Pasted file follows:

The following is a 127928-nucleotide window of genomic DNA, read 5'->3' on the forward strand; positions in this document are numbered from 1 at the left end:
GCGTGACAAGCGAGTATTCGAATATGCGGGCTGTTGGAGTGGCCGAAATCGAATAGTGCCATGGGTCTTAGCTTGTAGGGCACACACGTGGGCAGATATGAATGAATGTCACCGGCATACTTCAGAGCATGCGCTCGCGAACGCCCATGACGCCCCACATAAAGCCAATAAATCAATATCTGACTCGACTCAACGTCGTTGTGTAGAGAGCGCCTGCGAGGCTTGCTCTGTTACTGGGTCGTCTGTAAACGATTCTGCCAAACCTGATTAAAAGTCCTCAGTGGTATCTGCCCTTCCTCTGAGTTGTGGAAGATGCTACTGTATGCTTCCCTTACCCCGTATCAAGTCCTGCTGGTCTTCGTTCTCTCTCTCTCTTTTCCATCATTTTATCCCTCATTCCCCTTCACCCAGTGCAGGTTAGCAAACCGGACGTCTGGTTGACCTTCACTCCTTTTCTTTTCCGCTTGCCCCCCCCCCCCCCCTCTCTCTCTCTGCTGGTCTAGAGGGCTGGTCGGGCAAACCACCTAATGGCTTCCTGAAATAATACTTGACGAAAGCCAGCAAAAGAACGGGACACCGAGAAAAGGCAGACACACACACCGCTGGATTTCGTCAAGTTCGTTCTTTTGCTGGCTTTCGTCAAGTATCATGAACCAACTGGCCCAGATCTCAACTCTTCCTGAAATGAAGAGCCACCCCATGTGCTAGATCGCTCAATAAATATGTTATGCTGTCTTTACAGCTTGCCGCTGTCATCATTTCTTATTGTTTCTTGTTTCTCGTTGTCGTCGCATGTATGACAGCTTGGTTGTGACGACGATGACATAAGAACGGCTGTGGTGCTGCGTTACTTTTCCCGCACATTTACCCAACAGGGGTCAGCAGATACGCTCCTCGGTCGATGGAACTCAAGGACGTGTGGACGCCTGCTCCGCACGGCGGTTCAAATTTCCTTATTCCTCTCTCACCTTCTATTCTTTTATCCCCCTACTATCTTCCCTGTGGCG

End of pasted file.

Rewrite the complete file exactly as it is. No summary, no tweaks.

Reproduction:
The following is a 127928-nucleotide window of genomic DNA, read 5'->3' on the forward strand; positions in this document are numbered from 1 at the left end:
GCGTGACAAGCGAGTATTCGAATATGCGGGCTGTTGGAGTGGCCGAAATCGAATAGTGCCATGGGTCTTAGCTTGTAGGGCACACACGTGGGCAGATATGAATGAATGTCACCGGCATACTTCAGAGCATGCGCTCGCGAACGCCCATGACGCCCCACATAAAGCCAATAAATCAATATCTGACTCGACTCAACGTCGTTGTGTAGAGAGCGCCTGCGAGGCTTGCTCTGTTACTGGGTCGTCTGTAAACGATTCTGCCAAACCTGATTAAAAGTCCTCAGTGGTATCTGCCCTTCCTCTGAGTTGTGGAAGATGCTACTGTATGCTTCCCTTACCCCGTATCAAGTCCTGCTGGTCTTCGTTCTCTCTCTCTCTTTTCCATCATTTTATCCCTCATTCCCCTTCACCCAGTGCAGGTTAGCAAACCGGACGTCTGGTTGACCTTCACTCCTTTTCTTTTCCGCTTGCCCCCCCCCCCCCCCTCTCTCTCTCTGCTGGTCTAGAGGGCTGGTCGGGCAAACCACCTAATGGCTTCCTGAAATAATACTTGACGAAAGCCAGCAAAAGAACGGGACACCGAGAAAAGGCAGACACACACACCGCTGGATTTCGTCAAGTTCGTTCTTTTGCTGGCTTTCGTCAAGTATCATGAACCAACTGGCCCAGATCTCAACTCTTCCTGAAATGAAGAGCCACCCCATGTGCTAGATCGCTCAATAAATATGTTATGCTGTCTTTACAGCTTGCCGCTGTCATCATTTCTTATTGTTTCTTGTTTCTCGTTGTCGTCGCATGTATGACAGCTTGGTTGTGACGACGATGACATAAGAACGGCTGTGGTGCTGCGTTACTTTTCCCGCACATTTACCCAACAGGGGTCAGCAGATACGCTCCTCGGTCGATGGAACTCAAGGACGTGTGGACGCCTGCTCCGCACGGCGGTTCAAATTTCCTTATTCCTCTCTCACCTTCTATTCTTTTATCCCCCTACTATCTTCCCTGTGGCG